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Citation: George Herbert Mead. "The Imagination In Wundt's Treatment of Myth and Religion", Psychological Bulletin, 3 (1906): 393-399.
Two years ago, the writer called attention to the importance of the task which Wundt has set himself in these later years of his scientific activity. It is the task of interpreting the development of the products and processes of human society in terms of the psychological standpoint which he has rendered definite and commanding through a lifetime of arduous labors. Those first results appeared in the two parts of the first volume of his Volkerpychologie, and dealt with the highly complex and illusive processes of speech and their products, preserved for us in language. Apart from the decisive advance which the substitution of a modern psychology for the Herbartian, which has persisted in philology and education, brings with it, we pointed out the searching test to which this undertaking subjected the concepts and categories of the Wundtian psychology. In particular there arose in the consideration of the problems of language an opposition between the structural contents which were assumed to be given and the associative and especially the apperceptive processes by which these were organized into cognizable wholes.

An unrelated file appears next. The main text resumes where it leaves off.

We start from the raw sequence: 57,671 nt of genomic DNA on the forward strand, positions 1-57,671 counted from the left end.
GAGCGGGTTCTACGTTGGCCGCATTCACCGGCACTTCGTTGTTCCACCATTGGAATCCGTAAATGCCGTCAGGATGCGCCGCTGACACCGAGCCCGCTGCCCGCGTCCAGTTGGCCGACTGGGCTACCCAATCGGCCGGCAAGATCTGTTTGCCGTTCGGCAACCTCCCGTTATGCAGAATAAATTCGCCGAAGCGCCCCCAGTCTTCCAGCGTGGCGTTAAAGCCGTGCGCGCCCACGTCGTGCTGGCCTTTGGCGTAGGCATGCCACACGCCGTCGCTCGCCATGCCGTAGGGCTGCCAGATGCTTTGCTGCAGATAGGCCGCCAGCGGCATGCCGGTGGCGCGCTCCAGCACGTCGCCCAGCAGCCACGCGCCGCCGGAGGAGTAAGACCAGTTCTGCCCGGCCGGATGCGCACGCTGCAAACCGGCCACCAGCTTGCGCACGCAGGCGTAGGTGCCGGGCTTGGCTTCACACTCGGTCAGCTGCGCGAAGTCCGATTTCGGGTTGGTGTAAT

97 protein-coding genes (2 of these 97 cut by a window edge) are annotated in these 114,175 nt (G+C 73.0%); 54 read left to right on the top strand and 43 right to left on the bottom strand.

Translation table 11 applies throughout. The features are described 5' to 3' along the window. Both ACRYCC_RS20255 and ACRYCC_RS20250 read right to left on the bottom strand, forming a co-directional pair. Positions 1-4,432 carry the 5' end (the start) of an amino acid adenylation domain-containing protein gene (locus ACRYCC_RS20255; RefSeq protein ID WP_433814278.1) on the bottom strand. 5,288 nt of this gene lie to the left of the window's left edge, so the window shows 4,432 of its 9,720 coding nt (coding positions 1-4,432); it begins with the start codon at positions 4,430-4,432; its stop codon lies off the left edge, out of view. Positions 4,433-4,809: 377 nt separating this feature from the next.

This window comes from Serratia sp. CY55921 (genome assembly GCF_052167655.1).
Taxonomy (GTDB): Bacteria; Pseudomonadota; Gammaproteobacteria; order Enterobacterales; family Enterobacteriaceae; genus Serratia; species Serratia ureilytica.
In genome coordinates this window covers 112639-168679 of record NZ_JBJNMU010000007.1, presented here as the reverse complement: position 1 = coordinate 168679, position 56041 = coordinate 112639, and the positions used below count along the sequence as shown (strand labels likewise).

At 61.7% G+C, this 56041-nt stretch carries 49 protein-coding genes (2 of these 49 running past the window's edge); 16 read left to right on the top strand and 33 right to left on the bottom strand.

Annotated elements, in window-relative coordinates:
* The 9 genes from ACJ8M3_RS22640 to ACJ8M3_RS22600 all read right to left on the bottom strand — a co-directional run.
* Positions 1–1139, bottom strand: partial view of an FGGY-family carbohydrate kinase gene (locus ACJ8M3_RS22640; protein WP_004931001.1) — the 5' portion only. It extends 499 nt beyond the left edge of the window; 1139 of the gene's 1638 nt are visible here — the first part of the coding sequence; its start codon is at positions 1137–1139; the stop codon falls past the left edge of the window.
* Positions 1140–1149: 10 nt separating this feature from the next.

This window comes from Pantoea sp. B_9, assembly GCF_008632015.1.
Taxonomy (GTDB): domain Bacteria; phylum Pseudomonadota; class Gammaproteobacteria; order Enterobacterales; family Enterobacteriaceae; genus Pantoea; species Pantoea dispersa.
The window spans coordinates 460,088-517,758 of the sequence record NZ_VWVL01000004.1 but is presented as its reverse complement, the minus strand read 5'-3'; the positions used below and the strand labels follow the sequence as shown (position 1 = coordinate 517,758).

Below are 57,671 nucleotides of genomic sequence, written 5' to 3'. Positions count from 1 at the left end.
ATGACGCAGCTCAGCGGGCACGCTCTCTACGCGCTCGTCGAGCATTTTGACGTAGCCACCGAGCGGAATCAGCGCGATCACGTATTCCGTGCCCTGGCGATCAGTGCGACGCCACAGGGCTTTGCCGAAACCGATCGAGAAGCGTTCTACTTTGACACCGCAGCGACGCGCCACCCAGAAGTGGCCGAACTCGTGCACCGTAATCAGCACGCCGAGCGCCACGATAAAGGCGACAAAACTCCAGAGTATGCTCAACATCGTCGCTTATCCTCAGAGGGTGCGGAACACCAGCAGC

The difficulty, however, did not reach such definite proportions in the treatment of language is those which it assumes in the last volume which Professor Wundt has recently published --the first half of the second volume of his Volkerpsychologie -- which deals with Myth and Religion. One has, to be sure, in reading this volume the same sense of a mind moving easily and surely within a vast labyrinth of material, because it possesses a clue enabling it to pass comprehend-